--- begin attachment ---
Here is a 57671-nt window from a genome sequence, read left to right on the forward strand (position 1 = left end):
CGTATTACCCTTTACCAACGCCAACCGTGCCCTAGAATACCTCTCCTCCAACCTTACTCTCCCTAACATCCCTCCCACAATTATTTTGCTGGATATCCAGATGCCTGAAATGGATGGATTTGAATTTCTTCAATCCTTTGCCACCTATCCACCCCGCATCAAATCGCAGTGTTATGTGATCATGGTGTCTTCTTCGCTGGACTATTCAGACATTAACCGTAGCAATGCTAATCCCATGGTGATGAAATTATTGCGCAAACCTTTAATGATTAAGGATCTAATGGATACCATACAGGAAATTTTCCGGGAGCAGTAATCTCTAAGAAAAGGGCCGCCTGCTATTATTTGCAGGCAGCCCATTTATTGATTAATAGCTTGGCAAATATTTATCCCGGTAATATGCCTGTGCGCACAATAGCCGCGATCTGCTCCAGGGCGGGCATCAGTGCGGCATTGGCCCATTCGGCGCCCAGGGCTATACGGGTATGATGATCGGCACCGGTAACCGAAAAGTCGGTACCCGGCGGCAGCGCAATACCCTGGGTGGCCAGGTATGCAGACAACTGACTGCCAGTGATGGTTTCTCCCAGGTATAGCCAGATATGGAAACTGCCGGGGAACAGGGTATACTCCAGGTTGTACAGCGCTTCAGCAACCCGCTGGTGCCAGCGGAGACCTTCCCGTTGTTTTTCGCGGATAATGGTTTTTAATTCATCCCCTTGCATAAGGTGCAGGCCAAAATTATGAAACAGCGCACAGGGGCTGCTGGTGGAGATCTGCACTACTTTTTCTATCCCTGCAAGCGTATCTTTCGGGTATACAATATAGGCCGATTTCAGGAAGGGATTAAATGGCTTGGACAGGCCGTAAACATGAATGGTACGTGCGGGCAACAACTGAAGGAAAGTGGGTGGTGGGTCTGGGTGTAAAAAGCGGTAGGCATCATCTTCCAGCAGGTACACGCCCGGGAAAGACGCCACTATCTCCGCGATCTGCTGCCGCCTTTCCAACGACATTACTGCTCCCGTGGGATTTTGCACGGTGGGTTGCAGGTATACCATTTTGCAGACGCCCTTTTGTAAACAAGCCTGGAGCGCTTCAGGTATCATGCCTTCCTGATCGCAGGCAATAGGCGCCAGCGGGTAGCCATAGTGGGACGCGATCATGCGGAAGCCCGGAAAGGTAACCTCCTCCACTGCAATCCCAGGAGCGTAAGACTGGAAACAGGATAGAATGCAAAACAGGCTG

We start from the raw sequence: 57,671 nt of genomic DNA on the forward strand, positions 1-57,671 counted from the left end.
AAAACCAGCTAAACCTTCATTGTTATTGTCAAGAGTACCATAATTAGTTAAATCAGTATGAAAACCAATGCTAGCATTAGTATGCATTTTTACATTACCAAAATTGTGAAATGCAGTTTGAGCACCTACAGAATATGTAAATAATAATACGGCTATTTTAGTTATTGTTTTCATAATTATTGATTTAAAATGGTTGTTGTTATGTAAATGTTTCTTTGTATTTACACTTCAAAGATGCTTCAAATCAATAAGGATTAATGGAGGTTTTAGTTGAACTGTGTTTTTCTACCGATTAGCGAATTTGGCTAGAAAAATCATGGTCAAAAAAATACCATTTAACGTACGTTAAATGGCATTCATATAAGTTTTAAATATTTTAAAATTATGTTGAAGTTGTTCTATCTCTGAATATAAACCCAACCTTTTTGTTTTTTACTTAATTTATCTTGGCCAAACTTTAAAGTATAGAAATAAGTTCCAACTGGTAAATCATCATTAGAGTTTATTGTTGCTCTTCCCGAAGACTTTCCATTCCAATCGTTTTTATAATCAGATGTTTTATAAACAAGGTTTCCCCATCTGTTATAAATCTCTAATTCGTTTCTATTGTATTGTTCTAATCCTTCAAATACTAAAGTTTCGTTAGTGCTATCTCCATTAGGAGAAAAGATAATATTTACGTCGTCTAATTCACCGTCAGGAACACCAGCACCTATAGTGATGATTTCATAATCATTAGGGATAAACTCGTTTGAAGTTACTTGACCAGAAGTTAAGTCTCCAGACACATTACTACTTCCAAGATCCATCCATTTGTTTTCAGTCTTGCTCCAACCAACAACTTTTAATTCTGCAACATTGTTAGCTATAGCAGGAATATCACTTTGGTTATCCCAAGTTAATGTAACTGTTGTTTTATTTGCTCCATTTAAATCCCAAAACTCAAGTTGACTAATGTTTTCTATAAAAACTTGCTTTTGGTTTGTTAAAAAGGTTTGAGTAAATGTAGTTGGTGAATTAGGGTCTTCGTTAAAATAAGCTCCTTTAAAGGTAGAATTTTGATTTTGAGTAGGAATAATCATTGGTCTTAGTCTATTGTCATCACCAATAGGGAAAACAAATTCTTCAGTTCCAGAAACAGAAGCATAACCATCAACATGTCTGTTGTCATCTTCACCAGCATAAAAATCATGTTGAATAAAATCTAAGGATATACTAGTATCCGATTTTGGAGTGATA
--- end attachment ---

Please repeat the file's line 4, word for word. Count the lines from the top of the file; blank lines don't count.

AAAACCAGCTAAACCTTCATTGTTATTGTCAAGAGTACCATAATTAGTTAAATCAGTATGAAAACCAATGCTAGCATTAGTATGCATTTTTACATTACCAAAATTGTGAAATGCAGTTTGAGCACCTACAGAATATGTAAATAATAATACGGCTATTTTAGTTATTGTTTTCATAATTATTGATTTAAAATGGTTGTTGTTATGTAAATGTTTCTTTGTATTTACACTTCAAAGATGCTTCAAATCAATAAGGATTAATGGAGGTTTTAGTTGAACTGTGTTTTTCTACCGATTAGCGAATTTGGCTAGAAAAATCATGGTCAAAAAAATACCATTTAACGTACGTTAAATGGCATTCATATAAGTTTTAAATATTTTAAAATTATGTTGAAGTTGTTCTATCTCTGAATATAAACCCAACCTTTTTGTTTTTTACTTAATTTATCTTGGCCAAACTTTAAAGTATAGAAATAAGTTCCAACTGGTAAATCATCATTAGAGTTTATTGTTGCTCTTCCCGAAGACTTTCCATTCCAATCGTTTTTATAATCAGATGTTTTATAAACAAGGTTTCCCCATCTGTTATAAATCTCTAATTCGTTTCTATTGTATTGTTCTAATCCTTCAAATACTAAAGTTTCGTTAGTGCTATCTCCATTAGGAGAAAAGATAATATTTACGTCGTCTAATTCACCGTCAGGAACACCAGCACCTATAGTGATGATTTCATAATCATTAGGGATAAACTCGTTTGAAGTTACTTGACCAGAAGTTAAGTCTCCAGACACATTACTACTTCCAAGATCCATCCATTTGTTTTCAGTCTTGCTCCAACCAACAACTTTTAATTCTGCAACATTGTTAGCTATAGCAGGAATATCACTTTGGTTATCCCAAGTTAATGTAACTGTTGTTTTATTTGCTCCATTTAAATCCCAAAACTCAAGTTGACTAATGTTTTCTATAAAAACTTGCTTTTGGTTTGTTAAAAAGGTTTGAGTAAATGTAGTTGGTGAATTAGGGTCTTCGTTAAAATAAGCTCCTTTAAAGGTAGAATTTTGATTTTGAGTAGGAATAATCATTGGTCTTAGTCTATTGTCATCACCAATAGGGAAAACAAATTCTTCAGTTCCAGAAACAGAAGCATAACCATCAACATGTCTGTTGTCATCTTCACCAGCATAAAAATCATGTTGAATAAAATCTAAGGATATACTAGTATCCGATTTTGGAGTGATA